New research shows that only 13 per cent of voters think their local council adresses community needs, with most people unable to even recognise them.
Only a quarter of people believe that their local council “addresses the needs of their community” and as little as 13 per cent of voters feel that they have the power to influence decisions that impact their neighbourhood, new research has shown.
The ‘Connecting Communties’ report, conducted ahead of the local elections on May 5th, also shows that more than two thirds of voters can’t identify any of their local councilors.
Matt Boyes, Founder & CEO of streetlife.com, told Left Foot Forward:
“Our research shows that there is a real disconnection between local communities and the council officials they vote for to represent them.
“Local residents feel that that they are not being listened to and they lack the power to influence what happens in their neighbourhood and community.”
The age breakdown provides gives further support to the OECD data that revealed the gap in voting rates between 16-35 year olds and those aged 55 or over is three times wider in Britain than the OECD average gap as Left Foot Forward previously reported.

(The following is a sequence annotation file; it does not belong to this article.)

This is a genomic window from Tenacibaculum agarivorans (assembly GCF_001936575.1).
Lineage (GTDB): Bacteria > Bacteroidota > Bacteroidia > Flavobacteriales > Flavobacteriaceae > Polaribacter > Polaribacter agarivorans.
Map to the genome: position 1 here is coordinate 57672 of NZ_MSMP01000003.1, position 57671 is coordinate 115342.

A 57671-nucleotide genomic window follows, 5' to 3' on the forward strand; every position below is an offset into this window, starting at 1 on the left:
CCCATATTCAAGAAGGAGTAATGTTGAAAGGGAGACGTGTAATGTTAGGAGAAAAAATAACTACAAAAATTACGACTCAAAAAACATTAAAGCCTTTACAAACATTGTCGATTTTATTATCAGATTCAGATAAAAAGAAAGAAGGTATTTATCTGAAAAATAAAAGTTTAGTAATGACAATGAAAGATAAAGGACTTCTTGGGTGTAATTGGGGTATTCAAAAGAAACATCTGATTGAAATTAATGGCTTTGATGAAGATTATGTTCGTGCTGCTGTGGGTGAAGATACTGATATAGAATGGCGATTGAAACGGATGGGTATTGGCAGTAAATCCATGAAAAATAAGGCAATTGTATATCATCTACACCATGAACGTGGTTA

The new research shows that whereas an average of 17.5% of of 18-34 year olds said they could name a local councilor, 48% of over 55 year olds said they could.
Another dramatic difference between young and old was highlighted by responses to the proposition: I believe I have the power to really influence decisions that impact my immediate neighbourhood and community. Responses were fairly similar apart from the answer “don’t know”, which tallied with 21% of 18-24 year olds as opposed to only 4% of over-55s.
The response demonstrates a lack of interest and possibly a lack of a desire to engage in local politics in the young compared to older age groups:
Voters who can’t name one of their local political representatives:
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